My first thought when it came to evaluating the effectiveness of new pedagogies was to create a student survey. As Paulo Freire said, “Teaching begins with students, not teachers.” As I mentioned previously, I arrived at my current school when the PYP was being introduced. This proved to be a challenging yet rewarding experience for both myself and my students. Just before the end of the year I sat down with a group of five students and asked them how they felt this year was different from the previous. A couple of students mentioned that they enjoyed a greater emphasis on asking questions and, as the year progressed, a feeling that they could shape our units of inquiry. The thing they all agreed on was they enjoyed the opportunities for collaboration more than anything else. When students are happy they are more engaged and so I feel that this is a good starting point. I was curious how else I could measure the effectiveness of new pedagogies.
With each year I have worked at my current school, a new model for measuring student growth has been introduced. If I take writing as an example, my first year we had grade-level rubrics designed for assessing students, the following year teachers and students created rubrics, after that a skills rubric for writing was introduced, this year that rubric has been refined to correlate to the How Language Works training that teachers have taken this semester. I feel as though changes are nothing new to educators, however, without consistent rubrics, I do feel as though it’s difficult to measure the effectiveness year to year as to how writing has been taught. We are still working towards implementing assessments that are “comparable across different types of tasks, subjects, schools and systems,” just as Fullen mentions in chapter 5 of A Rich Seam.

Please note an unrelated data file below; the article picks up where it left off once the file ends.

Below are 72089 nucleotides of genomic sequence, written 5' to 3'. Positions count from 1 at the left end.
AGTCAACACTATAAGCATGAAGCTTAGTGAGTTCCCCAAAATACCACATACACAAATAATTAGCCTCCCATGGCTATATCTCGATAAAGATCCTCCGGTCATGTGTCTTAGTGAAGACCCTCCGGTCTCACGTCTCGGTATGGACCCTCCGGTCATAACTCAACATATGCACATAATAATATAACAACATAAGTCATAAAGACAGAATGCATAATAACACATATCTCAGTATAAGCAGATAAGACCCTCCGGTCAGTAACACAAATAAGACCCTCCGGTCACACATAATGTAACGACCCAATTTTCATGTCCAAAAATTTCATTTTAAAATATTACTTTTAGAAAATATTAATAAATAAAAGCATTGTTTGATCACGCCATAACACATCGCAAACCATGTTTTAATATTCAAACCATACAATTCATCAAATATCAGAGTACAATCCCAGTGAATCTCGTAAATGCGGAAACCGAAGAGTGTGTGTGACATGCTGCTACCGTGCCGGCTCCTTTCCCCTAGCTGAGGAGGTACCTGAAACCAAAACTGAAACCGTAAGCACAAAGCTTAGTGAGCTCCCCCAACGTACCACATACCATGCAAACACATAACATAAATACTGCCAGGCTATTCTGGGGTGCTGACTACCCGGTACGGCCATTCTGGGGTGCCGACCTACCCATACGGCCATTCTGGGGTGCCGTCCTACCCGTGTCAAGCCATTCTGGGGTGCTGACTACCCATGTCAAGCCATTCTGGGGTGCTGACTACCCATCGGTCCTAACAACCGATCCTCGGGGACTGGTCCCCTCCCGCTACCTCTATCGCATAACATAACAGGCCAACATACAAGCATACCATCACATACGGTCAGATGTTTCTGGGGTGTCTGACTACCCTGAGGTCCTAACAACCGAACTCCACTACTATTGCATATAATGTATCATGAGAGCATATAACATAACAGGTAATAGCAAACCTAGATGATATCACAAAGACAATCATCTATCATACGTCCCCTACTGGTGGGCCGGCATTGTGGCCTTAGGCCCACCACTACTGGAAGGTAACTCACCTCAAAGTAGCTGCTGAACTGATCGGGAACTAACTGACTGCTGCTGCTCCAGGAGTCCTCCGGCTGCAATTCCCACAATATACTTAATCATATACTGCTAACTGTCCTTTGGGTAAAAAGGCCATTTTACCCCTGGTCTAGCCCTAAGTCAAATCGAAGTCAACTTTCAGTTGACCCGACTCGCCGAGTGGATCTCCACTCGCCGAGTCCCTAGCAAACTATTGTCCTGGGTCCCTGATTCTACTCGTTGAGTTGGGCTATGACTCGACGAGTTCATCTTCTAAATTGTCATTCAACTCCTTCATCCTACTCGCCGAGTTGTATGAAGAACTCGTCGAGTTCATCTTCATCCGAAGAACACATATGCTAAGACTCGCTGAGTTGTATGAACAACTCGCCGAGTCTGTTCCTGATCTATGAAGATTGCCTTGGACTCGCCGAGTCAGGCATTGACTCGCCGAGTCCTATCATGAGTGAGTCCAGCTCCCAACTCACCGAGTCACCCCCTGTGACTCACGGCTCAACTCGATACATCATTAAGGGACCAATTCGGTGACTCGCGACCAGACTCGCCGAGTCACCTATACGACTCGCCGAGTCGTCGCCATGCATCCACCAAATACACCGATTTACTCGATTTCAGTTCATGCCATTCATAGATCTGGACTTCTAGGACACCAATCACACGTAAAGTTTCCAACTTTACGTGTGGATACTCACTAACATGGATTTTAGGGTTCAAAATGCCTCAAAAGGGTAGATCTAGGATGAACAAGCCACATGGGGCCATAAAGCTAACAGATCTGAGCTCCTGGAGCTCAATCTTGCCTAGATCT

One area I was interested in digging deeper about was the use of the Tripod survey as a tool for measuring student engagement. I feel as though surveys that are aligned with the 7 C’s framework could be a useful tool for measuring the effectiveness of new pedagogies and curricula as they are introduced to the school.
“Making assessment much more intrinsically formative is a starting place, as it would develop students’ capacity for incorporating feedback in ways that are much more like how performance is measured in non-school contexts.” – Fullen, Langworthy, A Rich Seam.
Much of the feedback I currently give to students is formative in order to guide them towards the ILP and SSP goals. I am currently using the Wilson reading intervention program with a few students who have been diagnosed with dyslexia. This program is highly explicit and involves a lot of questioning in order to help students solidify their understanding of the English language. I am currently in the process of preparing for the possibility of returning to distance learning at some point in the future. Looking back at how my department supported students before it seems as though the learning specialist helped individual students work through assignments set by classroom teachers. While I feel this would be highly important to ensure student engagement I am also wondering how reading intervention can be successfully integrated into an online-only program that is engaging and allows for the level of feedback that students need in order to make progress.
When I look at the 6 C’s of Deep Learning I feel as though I am doing a pretty good job of planning lessons that help build the competency of character. I try to build resilience in students by showing them how their hard work has resulted in their progress towards goals. Where I want to get to is to feel as though I am delivering lessons that consistently include all of the 6 Competencies for deep learning. I am hoping that through my COETAIL Course 5 project I will be able to do this and, just as importantly, that I will be able to assess this.